Did you notice that I was addressing @user-jens.bjerg_9122150 ?

    I was objecting to his alternative approach. I agree that the word "standard" is misleading: I did not mean the SQL standard but the ordinary logic you are tired of using.

    I was supporting your request by dismissing a clumsy and error-prone alternative.

    By the way, are you also a moderator of this forum? Am I supposed to follow your rules?

  • Thorsten Kettner
    Thorsten Kettner Member Posts: 42 Red Ribbon

    @Stew Ashton: No, I am not a moderator, just a sufferer :-)

    Oracle's feature request portal Database Ideas has never been known to many and has hence not been as useful as a feature request site should be. Then they moved their site to this discussion board making it even harder to spot and use. I actually wonder whether Oracle is interested in our requests or not :-(

    It would be great did more people work on these ideas and comment like "A great idea; I've been working on moving a PostgreSQL database to Oracle and had a hell of a time trying to convert Postgre's standard compliant queries to the error-prone queries Oracle can work with" or "While this is standard SQL, I don't consider this readable and would like Oracle to continue dismissing this syntax", etc.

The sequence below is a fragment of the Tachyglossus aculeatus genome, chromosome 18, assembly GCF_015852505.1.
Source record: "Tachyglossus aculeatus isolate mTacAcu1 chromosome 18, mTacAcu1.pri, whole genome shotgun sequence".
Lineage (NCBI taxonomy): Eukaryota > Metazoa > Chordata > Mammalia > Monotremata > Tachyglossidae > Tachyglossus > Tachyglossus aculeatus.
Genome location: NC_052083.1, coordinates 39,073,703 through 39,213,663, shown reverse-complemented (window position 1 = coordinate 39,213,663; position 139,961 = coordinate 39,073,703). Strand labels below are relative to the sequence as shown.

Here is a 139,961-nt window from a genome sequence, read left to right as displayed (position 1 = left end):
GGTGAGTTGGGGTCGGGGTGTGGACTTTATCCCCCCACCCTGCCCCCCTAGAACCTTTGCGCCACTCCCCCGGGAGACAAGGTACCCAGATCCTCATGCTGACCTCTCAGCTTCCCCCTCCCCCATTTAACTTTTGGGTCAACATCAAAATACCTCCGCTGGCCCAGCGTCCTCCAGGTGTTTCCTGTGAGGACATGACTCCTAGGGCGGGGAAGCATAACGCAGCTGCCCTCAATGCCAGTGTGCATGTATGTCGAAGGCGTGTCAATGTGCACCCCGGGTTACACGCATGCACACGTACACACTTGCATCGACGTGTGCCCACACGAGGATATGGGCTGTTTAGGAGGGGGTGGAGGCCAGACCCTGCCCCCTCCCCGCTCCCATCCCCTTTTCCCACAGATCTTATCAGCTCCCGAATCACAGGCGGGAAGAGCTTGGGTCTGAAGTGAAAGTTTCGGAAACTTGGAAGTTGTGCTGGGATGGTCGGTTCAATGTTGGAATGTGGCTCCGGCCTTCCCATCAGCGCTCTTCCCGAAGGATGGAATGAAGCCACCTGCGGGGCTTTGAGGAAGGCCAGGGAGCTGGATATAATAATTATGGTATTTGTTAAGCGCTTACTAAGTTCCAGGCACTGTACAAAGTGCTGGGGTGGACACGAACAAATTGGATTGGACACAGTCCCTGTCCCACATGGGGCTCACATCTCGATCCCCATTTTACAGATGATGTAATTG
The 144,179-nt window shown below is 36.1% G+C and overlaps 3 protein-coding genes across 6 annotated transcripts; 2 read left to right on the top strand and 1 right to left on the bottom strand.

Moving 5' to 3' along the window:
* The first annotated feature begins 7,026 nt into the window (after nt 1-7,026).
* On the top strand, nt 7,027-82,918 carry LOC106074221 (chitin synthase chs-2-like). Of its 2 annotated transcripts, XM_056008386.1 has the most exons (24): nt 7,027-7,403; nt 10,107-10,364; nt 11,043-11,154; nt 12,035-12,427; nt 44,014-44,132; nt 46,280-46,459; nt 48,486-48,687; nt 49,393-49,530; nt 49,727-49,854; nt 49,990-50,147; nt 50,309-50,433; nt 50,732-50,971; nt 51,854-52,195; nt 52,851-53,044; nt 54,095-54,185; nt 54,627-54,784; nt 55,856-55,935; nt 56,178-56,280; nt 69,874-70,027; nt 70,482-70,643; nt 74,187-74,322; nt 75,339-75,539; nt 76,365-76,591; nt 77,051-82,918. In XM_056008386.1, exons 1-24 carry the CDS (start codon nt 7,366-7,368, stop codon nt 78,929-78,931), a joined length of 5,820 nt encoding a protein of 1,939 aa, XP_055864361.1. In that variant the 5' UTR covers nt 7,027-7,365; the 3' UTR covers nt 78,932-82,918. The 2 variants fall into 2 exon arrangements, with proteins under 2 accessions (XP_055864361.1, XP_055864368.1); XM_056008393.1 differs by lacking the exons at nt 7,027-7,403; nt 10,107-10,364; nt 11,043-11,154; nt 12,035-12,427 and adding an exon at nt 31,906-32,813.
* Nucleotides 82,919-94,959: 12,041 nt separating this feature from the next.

So, no, you dont have to follow my rules :-) it would just be great, if this would really be seen as Oracle's feature request site, with comments clearly supporting or unsupporting the proposal.

  • Niels Hecker
    Niels Hecker Member Posts: 28 Bronze Badge

    There is also a OFFSET in the row limiting clause, so you can do the

    SELECT * 
    FROM programs
    ORDER BY version, subversion, subsubversion
    FETCH NEXT 50 ROWS ONLY;
    

    save the sql%rowcount to a variable and then in the next call do a

    SELECT * 
    FROM programs
    ORDER BY version, subversion, subsubversion
    OFFSET var_rowcount_from_previous_select
    FETCH NEXT 50 ROWS ONLY;
    

    or more general with two variables page_no and rows_per_page

    SELECT * 
    FROM programs
    ORDER BY version, subversion, subsubversion
    OFFSET ((page_no - 1) * rows_per_page)
    FETCH NEXT rows_per_page ROWS ONLY;